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McGrath has also hurt opponents behind the arc, as his 42% mark on three-pointers ranks him fifth in the Big East. He moves well without the ball and also has a quick release that along with his good size enables him to shoot if the defender gives him the slightest amount of space.

Kabba has remained an excellent backup off the bench, giving the Friars a quick veteran guard who can shoot the ball as well. Kabba has made some big plays, and on the season is shooting over 38% on three-pointers and has an assist-to-turnover ratio of 1.9. They help key a three-point attack that has been a big key to the Friars’ success thus far this season. The 8-5 Friars are 5-0 when they make 40% or more of their three-point attempts, and 8-2 when they score 70 or more points.

Terriers Fast Out of the Gate, Huskies Start Slowly

With Saturday’s 65-62 win over visiting Vermont in an early season conference showdown, Boston University improved to 3-0 in America East play. The Terriers dominated most of the game, as the final margin of victory came largely from a late 17-2 run by the Catamounts. The Terriers shut down the Catamounts’ penetration for most of the game, played great post defense, and kept the perimeter shooting attack at bay for most of the game. Vermont is still not the same without T.J. Sorrentine, who is redshirting this season with a wrist injury, but sophomore Taylor Coppenrath is still one of the conference’s top players as its leading scorer and fifth-leading rebounder and Grant Anderson continues to be one of the most underrated players in the conference. Anderson may emerge as an All-America East performer when it’s all said and done.

Cross-town rival Northeastern has not started quite as well after some big non-conference games that include a recent win at Boston College. The Huskies started out with back-to-back road losses at Vermont and at Hartford, the former marking the sixth straight loss at Patrick Gym for the Huskies. While the Huskies did not shoot well in either game, a combined 32 turnovers did not help matters at the offensive end. In the game against Vermont, more than half of their field goal attempts were from behind the arc.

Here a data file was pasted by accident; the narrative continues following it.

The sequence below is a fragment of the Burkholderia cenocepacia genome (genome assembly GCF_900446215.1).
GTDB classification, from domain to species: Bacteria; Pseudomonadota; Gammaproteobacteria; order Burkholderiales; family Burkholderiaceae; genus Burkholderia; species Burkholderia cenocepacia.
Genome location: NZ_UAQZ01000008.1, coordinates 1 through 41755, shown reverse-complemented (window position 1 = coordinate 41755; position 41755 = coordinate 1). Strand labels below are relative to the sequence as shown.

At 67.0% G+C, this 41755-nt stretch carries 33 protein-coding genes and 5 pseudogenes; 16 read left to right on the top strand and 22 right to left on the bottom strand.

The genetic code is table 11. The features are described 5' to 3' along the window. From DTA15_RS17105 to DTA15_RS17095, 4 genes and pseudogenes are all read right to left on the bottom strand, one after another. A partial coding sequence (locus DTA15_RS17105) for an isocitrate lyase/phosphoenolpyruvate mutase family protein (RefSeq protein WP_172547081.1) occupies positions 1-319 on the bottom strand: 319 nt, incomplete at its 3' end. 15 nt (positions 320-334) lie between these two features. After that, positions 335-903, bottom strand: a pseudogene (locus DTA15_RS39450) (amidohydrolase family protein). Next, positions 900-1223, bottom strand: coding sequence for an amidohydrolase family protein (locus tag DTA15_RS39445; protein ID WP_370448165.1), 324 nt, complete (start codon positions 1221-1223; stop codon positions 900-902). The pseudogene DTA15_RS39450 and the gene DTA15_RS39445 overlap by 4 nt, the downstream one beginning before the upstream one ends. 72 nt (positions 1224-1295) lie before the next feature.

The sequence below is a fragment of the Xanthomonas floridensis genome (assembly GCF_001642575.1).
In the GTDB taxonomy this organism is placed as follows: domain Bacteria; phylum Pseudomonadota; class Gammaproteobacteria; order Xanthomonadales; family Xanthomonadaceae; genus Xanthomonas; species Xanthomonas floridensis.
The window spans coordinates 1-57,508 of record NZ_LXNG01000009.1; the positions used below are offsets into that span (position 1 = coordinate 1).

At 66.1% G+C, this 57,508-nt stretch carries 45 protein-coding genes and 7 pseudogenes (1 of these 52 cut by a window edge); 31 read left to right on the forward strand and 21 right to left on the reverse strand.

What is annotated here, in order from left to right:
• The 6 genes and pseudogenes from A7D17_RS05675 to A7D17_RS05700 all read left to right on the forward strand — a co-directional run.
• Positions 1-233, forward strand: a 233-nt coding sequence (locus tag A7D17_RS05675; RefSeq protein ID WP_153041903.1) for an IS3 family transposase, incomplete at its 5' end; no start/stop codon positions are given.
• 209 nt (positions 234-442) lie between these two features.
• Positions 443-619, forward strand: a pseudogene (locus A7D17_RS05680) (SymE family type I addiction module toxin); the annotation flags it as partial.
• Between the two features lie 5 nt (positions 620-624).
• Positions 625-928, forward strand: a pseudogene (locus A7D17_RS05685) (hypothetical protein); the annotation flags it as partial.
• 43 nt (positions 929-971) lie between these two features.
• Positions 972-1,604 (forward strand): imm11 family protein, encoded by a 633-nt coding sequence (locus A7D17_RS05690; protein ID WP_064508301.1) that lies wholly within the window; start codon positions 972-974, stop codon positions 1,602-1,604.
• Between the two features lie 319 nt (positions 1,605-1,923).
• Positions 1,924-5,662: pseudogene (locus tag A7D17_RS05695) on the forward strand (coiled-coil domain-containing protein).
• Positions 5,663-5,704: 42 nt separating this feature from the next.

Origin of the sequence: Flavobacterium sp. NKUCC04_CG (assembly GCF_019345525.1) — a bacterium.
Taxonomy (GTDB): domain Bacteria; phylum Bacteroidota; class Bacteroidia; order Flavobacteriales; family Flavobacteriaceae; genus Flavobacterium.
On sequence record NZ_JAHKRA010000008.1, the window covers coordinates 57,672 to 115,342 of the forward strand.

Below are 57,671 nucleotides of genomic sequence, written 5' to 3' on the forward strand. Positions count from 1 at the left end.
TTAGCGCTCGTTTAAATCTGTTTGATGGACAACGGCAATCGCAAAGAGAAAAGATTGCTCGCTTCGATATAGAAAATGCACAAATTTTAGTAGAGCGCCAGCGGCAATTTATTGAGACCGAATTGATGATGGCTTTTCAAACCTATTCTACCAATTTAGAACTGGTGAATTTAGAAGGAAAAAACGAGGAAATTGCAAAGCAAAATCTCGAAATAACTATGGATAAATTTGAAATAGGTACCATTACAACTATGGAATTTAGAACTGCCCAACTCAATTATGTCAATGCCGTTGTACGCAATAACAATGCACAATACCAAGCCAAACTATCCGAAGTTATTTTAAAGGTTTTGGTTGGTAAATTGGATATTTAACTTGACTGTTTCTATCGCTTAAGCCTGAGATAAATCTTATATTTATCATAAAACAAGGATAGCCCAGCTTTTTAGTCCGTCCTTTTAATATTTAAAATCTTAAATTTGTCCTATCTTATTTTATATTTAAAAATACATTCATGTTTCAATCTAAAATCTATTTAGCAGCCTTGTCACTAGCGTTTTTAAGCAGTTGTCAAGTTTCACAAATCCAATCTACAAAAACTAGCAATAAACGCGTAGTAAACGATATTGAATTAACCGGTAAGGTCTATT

Other Notes From Around the Nation

Although it’s still relatively early, Saturday’s games help point towards a very interesting bubble picture when Selection Sunday approaches. Many teams that have good records with a questionable schedule are beating up on teams that look like good NCAA bets, as well as each other. The SEC was a prime example of it, while the Big 12 has a few teams (Iowa State, Kansas State, Colorado, Baylor, Texas A&M) that could easily slide into or out of contention as the season goes along.

Is Winthrop’s run in the Big South in danger of being over? The Eagles are just 2-2 in the conference out of the gates, with one loss to a struggling Radford team and a 64-50 home loss to current conference leader Coastal Carolina this past week. Coastal Carolina is off to a 3-0 start in a season that could be it for head coach Pete Strickland if they don’t produce good results. The Eagles have been fine defensively, but only Radford shoots the ball worse among Big South teams.

One thing that can always be counted on in college basketball is Georgetown playing a very soft non-conference schedule. While this season is hardly any different, let’s call out another Big East team for the same thing: Syracuse. The 11-1 Orangemen have left the state of New York exactly once this season, last week’s 70-66 win at Seton Hall. They haven’t exactly played a group of world-beaters aside from Memphis on opening night and Monday night’s 76-69 win against Missouri. At least Georgetown played at Virginia and at Duke, as well as beating South Carolina at home this season.